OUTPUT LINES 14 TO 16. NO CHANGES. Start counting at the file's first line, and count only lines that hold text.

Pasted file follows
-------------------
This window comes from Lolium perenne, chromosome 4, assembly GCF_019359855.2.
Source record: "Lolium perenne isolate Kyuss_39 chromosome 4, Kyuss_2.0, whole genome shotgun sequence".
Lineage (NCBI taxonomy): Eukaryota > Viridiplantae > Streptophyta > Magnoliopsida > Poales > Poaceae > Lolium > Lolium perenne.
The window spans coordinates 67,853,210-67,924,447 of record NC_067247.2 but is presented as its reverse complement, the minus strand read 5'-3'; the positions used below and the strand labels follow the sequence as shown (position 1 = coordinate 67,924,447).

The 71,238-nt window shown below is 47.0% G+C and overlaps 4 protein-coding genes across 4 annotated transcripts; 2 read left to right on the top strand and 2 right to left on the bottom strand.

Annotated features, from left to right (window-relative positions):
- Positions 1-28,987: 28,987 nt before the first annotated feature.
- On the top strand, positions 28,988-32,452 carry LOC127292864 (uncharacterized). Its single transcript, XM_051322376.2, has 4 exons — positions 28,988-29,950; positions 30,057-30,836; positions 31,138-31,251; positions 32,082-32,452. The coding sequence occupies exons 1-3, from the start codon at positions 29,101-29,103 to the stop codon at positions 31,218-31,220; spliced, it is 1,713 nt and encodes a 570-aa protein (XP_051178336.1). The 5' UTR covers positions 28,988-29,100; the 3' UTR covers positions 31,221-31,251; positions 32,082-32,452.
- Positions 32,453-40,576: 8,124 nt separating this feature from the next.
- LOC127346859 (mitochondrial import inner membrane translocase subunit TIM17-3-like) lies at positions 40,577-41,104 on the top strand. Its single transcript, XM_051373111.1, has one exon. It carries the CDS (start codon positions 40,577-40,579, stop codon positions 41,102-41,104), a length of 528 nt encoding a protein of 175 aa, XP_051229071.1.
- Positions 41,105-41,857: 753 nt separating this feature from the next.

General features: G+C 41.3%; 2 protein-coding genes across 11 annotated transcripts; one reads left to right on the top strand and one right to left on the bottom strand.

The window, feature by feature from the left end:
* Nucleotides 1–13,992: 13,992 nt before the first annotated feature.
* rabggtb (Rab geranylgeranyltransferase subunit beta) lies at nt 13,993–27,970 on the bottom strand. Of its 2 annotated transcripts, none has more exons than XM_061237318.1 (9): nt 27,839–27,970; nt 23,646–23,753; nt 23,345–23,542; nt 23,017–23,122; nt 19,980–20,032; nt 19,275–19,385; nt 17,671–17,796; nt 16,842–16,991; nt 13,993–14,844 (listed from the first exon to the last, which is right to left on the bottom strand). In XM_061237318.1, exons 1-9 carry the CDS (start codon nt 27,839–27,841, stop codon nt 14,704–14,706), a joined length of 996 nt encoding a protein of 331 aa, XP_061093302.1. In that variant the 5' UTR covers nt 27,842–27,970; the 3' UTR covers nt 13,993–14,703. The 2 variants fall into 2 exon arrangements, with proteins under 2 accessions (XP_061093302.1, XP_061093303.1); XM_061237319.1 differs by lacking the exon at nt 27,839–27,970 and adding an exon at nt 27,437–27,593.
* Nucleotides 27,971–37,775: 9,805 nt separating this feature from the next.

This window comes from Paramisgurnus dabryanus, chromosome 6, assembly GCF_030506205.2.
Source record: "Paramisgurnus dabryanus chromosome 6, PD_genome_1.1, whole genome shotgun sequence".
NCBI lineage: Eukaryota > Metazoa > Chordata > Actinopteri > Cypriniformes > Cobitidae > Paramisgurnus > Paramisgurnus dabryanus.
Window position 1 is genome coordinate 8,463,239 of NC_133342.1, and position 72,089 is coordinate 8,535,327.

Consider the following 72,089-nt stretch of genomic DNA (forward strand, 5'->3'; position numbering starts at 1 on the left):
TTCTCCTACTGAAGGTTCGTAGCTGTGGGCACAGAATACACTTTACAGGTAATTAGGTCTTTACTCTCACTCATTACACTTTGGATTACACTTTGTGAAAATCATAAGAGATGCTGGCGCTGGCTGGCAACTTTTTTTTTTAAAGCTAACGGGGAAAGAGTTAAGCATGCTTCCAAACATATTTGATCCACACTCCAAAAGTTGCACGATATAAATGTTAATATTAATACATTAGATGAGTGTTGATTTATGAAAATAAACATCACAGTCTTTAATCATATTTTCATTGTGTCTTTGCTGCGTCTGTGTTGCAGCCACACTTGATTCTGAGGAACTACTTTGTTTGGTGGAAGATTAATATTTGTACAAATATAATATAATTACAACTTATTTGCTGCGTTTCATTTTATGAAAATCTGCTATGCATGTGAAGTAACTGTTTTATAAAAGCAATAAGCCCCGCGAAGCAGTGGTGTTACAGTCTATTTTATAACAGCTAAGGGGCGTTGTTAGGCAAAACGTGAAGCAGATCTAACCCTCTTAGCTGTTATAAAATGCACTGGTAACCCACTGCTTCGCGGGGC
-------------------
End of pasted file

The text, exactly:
* Nucleotides 1–13,992: 13,992 nt before the first annotated feature.
* rabggtb (Rab geranylgeranyltransferase subunit beta) lies at nt 13,993–27,970 on the bottom strand. Of its 2 annotated transcripts, none has more exons than XM_061237318.1 (9): nt 27,839–27,970; nt 23,646–23,753; nt 23,345–23,542; nt 23,017–23,122; nt 19,980–20,032; nt 19,275–19,385; nt 17,671–17,796; nt 16,842–16,991; nt 13,993–14,844 (listed from the first exon to the last, which is right to left on the bottom strand). In XM_061237318.1, exons 1-9 carry the CDS (start codon nt 27,839–27,841, stop codon nt 14,704–14,706), a joined length of 996 nt encoding a protein of 331 aa, XP_061093302.1. In that variant the 5' UTR covers nt 27,842–27,970; the 3' UTR covers nt 13,993–14,703. The 2 variants fall into 2 exon arrangements, with proteins under 2 accessions (XP_061093302.1, XP_061093303.1); XM_061237319.1 differs by lacking the exon at nt 27,839–27,970 and adding an exon at nt 27,437–27,593.
* Nucleotides 27,971–37,775: 9,805 nt separating this feature from the next.